Has your homemade yogurt ever turned out grainy? While it may taste alright and it is certainly safe to eat, it’s probably not what you were going for. Right? I’ve encountered this problem of grainy yogurt myself. This post is a discussion about possible causes of that not-so-nice grainy texture when making yogurt at home.
Recently, I made a batch of yogurt using a different starter than ever before. Despite using the exact same method as always, my yogurt turned out grainy. When I complained, my daughter-in-law chimed in that sometimes hers was grainy as well.
Both of us thought our yogurt still tasted good. We talked and compared. Seemed like our starter might be the culprit. Here are the conclusions from my most unscientific investigation.
Possible answers to the question, “Why is my homemade yogurt grainy?”
Sure enough, in recreating the grainy texture, I discovered using starter with additives can be problematic. I’m not saying it is the only cause, but this will definitely do it. Using too much starter as discussed here can be another offender.
Check out the results of my experiment:
In the picture above, the labels for each of the starters (commercially-made yogurt purchased locally) claim to have “live active yogurt cultures.” All will make yogurt successfully. However, please note the yogurt shown on the bottom three spoons contains some type of additive.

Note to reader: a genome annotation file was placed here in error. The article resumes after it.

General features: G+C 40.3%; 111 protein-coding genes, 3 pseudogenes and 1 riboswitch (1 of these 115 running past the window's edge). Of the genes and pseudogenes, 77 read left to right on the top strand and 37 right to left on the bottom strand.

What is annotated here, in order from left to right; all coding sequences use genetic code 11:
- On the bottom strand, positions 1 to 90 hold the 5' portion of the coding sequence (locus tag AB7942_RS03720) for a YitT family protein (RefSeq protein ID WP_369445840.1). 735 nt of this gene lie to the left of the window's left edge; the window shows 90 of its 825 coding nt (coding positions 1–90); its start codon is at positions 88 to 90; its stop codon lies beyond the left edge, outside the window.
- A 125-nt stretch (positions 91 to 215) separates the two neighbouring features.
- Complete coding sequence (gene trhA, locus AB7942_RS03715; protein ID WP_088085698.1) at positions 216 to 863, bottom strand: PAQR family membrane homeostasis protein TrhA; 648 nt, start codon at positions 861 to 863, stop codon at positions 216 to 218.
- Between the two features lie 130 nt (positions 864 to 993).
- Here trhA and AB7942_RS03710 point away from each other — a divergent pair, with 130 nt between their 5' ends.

- Lower left: inulin (a type of fiber) and pectin (The Greek Gods nonfat plain Greek yogurt)
- Lower middle: pectin (Krogers nonfat, plain yogurt)
- Lower right: corn starch and gelatin (Braum’s lowfat yogurt)
The smooth and creamy yogurt on the top three spoons originated with the following starters:
- Upper left: Fage nonfat yogurt
- Upper middle: Stonyfield nonfat yogurt
- Upper left: My own homemade yogurt that had been in the freezer for at least 6 months.
The moral of the story??
When you purchase commercially produced yogurt to use as a starter, stick to yogurt with live cultures but NO additives. Whether it’s Greek yogurt or regular makes no difference in my experience.
If I don’t have blackberries, I’m fond of substituting whatever fresh or frozen fruit I can find in my kitchen. Since I can get 6-7 servings from one recipe, the total calorie count is quite reasonable.
If you are still trying to perfect you method for making yogurt at home, I am including a video of the way I make yogurt. Maybe it will give you some ideas.
Why and How To Strain Yogurt With a Yogurt PouchContinue Reading
More Than Six Ways To Incubate Yogurt Without a Yogurt MakerContinue Reading
What Can I Do with Failed Homemade Yogurt?Continue Reading
Can I Use Whey Left Over From Straining Yogurt to Make More Yogurt?Continue Reading
Everything You Need To Know About Making Greek Yogurt at Home
A collection of 18 posts pertaining to making Greek Yogurt at home. Subjects range from basic instructions to troubleshooting to various methods of straining, incubating, etc.